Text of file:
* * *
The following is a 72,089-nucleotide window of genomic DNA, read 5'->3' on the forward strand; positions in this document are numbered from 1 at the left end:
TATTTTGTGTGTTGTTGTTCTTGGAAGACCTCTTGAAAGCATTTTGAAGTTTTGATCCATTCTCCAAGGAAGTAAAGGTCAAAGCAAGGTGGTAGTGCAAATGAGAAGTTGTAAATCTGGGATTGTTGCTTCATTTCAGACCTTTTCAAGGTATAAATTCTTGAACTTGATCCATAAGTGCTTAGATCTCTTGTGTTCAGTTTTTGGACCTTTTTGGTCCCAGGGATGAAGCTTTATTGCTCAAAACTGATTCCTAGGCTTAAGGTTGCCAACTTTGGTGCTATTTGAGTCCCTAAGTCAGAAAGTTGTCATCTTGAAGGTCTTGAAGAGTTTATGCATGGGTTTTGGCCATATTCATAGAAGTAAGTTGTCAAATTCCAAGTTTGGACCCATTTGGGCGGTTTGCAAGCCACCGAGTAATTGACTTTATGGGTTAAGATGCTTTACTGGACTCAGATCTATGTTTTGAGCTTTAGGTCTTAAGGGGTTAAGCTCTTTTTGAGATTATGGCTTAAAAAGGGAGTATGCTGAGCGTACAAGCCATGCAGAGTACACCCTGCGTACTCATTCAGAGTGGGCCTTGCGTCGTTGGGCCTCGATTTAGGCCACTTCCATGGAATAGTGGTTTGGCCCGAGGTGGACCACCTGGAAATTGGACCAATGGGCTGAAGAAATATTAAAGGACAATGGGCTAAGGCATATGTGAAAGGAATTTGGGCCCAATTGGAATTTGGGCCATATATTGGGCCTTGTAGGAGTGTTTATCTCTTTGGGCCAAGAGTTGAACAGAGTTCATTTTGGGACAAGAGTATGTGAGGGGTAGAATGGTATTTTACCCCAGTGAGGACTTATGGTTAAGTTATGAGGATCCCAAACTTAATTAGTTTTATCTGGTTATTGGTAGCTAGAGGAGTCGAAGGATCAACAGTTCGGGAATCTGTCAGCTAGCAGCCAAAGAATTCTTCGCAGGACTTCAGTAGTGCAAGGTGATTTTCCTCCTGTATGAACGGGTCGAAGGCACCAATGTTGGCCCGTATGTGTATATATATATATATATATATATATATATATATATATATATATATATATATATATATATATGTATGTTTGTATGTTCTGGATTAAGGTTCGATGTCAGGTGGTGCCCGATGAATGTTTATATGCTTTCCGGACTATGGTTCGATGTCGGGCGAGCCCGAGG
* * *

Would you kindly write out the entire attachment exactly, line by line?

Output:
The following is a 72,089-nucleotide window of genomic DNA, read 5'->3' on the forward strand; positions in this document are numbered from 1 at the left end:
TATTTTGTGTGTTGTTGTTCTTGGAAGACCTCTTGAAAGCATTTTGAAGTTTTGATCCATTCTCCAAGGAAGTAAAGGTCAAAGCAAGGTGGTAGTGCAAATGAGAAGTTGTAAATCTGGGATTGTTGCTTCATTTCAGACCTTTTCAAGGTATAAATTCTTGAACTTGATCCATAAGTGCTTAGATCTCTTGTGTTCAGTTTTTGGACCTTTTTGGTCCCAGGGATGAAGCTTTATTGCTCAAAACTGATTCCTAGGCTTAAGGTTGCCAACTTTGGTGCTATTTGAGTCCCTAAGTCAGAAAGTTGTCATCTTGAAGGTCTTGAAGAGTTTATGCATGGGTTTTGGCCATATTCATAGAAGTAAGTTGTCAAATTCCAAGTTTGGACCCATTTGGGCGGTTTGCAAGCCACCGAGTAATTGACTTTATGGGTTAAGATGCTTTACTGGACTCAGATCTATGTTTTGAGCTTTAGGTCTTAAGGGGTTAAGCTCTTTTTGAGATTATGGCTTAAAAAGGGAGTATGCTGAGCGTACAAGCCATGCAGAGTACACCCTGCGTACTCATTCAGAGTGGGCCTTGCGTCGTTGGGCCTCGATTTAGGCCACTTCCATGGAATAGTGGTTTGGCCCGAGGTGGACCACCTGGAAATTGGACCAATGGGCTGAAGAAATATTAAAGGACAATGGGCTAAGGCATATGTGAAAGGAATTTGGGCCCAATTGGAATTTGGGCCATATATTGGGCCTTGTAGGAGTGTTTATCTCTTTGGGCCAAGAGTTGAACAGAGTTCATTTTGGGACAAGAGTATGTGAGGGGTAGAATGGTATTTTACCCCAGTGAGGACTTATGGTTAAGTTATGAGGATCCCAAACTTAATTAGTTTTATCTGGTTATTGGTAGCTAGAGGAGTCGAAGGATCAACAGTTCGGGAATCTGTCAGCTAGCAGCCAAAGAATTCTTCGCAGGACTTCAGTAGTGCAAGGTGATTTTCCTCCTGTATGAACGGGTCGAAGGCACCAATGTTGGCCCGTATGTGTATATATATATATATATATATATATATATATATATATATATATATATATATATATATATATGTATGTTTGTATGTTCTGGATTAAGGTTCGATGTCAGGTGGTGCCCGATGAATGTTTATATGCTTTCCGGACTATGGTTCGATGTCGGGCGAGCCCGAGG